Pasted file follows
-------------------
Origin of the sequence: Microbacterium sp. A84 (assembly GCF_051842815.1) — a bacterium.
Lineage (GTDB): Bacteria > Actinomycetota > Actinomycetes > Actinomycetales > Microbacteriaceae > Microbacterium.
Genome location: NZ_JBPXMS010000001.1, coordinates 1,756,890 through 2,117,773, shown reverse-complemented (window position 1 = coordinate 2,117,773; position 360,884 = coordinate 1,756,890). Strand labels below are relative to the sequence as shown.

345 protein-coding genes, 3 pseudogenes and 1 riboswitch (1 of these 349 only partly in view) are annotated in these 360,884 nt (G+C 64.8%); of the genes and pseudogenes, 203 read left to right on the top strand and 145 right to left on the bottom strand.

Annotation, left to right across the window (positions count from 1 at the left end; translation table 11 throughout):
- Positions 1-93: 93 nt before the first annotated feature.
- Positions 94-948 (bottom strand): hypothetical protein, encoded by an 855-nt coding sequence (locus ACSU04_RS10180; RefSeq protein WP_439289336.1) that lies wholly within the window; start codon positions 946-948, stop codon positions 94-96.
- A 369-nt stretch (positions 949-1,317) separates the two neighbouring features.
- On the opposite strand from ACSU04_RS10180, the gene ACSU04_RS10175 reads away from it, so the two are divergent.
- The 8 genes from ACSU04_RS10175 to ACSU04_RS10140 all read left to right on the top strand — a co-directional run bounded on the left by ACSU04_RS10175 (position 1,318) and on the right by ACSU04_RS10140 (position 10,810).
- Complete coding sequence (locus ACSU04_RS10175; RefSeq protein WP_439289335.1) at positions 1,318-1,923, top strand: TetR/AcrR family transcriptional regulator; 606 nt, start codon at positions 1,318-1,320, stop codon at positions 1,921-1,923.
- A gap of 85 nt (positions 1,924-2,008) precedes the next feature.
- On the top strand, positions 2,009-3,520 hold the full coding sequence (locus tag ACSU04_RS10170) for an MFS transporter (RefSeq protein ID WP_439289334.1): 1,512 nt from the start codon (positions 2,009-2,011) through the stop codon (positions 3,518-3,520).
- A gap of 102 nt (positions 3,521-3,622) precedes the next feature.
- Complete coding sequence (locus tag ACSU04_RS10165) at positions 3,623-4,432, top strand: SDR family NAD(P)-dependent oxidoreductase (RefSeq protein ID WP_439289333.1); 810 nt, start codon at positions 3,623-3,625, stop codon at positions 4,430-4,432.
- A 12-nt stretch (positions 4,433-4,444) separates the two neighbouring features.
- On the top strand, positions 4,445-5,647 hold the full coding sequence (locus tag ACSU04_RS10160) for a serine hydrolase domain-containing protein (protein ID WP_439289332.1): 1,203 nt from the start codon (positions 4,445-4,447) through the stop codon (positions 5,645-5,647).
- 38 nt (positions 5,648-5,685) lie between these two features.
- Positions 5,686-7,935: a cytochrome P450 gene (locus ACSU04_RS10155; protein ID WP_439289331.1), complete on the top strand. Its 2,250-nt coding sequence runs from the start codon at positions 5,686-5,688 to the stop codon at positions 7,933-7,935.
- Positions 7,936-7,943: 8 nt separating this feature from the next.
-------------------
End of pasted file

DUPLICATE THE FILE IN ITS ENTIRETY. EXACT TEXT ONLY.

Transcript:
Origin of the sequence: Microbacterium sp. A84 (assembly GCF_051842815.1) — a bacterium.
Lineage (GTDB): Bacteria > Actinomycetota > Actinomycetes > Actinomycetales > Microbacteriaceae > Microbacterium.
Genome location: NZ_JBPXMS010000001.1, coordinates 1,756,890 through 2,117,773, shown reverse-complemented (window position 1 = coordinate 2,117,773; position 360,884 = coordinate 1,756,890). Strand labels below are relative to the sequence as shown.

345 protein-coding genes, 3 pseudogenes and 1 riboswitch (1 of these 349 only partly in view) are annotated in these 360,884 nt (G+C 64.8%); of the genes and pseudogenes, 203 read left to right on the top strand and 145 right to left on the bottom strand.

Annotation, left to right across the window (positions count from 1 at the left end; translation table 11 throughout):
- Positions 1-93: 93 nt before the first annotated feature.
- Positions 94-948 (bottom strand): hypothetical protein, encoded by an 855-nt coding sequence (locus ACSU04_RS10180; RefSeq protein WP_439289336.1) that lies wholly within the window; start codon positions 946-948, stop codon positions 94-96.
- A 369-nt stretch (positions 949-1,317) separates the two neighbouring features.
- On the opposite strand from ACSU04_RS10180, the gene ACSU04_RS10175 reads away from it, so the two are divergent.
- The 8 genes from ACSU04_RS10175 to ACSU04_RS10140 all read left to right on the top strand — a co-directional run bounded on the left by ACSU04_RS10175 (position 1,318) and on the right by ACSU04_RS10140 (position 10,810).
- Complete coding sequence (locus ACSU04_RS10175; RefSeq protein WP_439289335.1) at positions 1,318-1,923, top strand: TetR/AcrR family transcriptional regulator; 606 nt, start codon at positions 1,318-1,320, stop codon at positions 1,921-1,923.
- A gap of 85 nt (positions 1,924-2,008) precedes the next feature.
- On the top strand, positions 2,009-3,520 hold the full coding sequence (locus tag ACSU04_RS10170) for an MFS transporter (RefSeq protein ID WP_439289334.1): 1,512 nt from the start codon (positions 2,009-2,011) through the stop codon (positions 3,518-3,520).
- A gap of 102 nt (positions 3,521-3,622) precedes the next feature.
- Complete coding sequence (locus tag ACSU04_RS10165) at positions 3,623-4,432, top strand: SDR family NAD(P)-dependent oxidoreductase (RefSeq protein ID WP_439289333.1); 810 nt, start codon at positions 3,623-3,625, stop codon at positions 4,430-4,432.
- A 12-nt stretch (positions 4,433-4,444) separates the two neighbouring features.
- On the top strand, positions 4,445-5,647 hold the full coding sequence (locus tag ACSU04_RS10160) for a serine hydrolase domain-containing protein (protein ID WP_439289332.1): 1,203 nt from the start codon (positions 4,445-4,447) through the stop codon (positions 5,645-5,647).
- 38 nt (positions 5,648-5,685) lie between these two features.
- Positions 5,686-7,935: a cytochrome P450 gene (locus ACSU04_RS10155; protein ID WP_439289331.1), complete on the top strand. Its 2,250-nt coding sequence runs from the start codon at positions 5,686-5,688 to the stop codon at positions 7,933-7,935.
- Positions 7,936-7,943: 8 nt separating this feature from the next.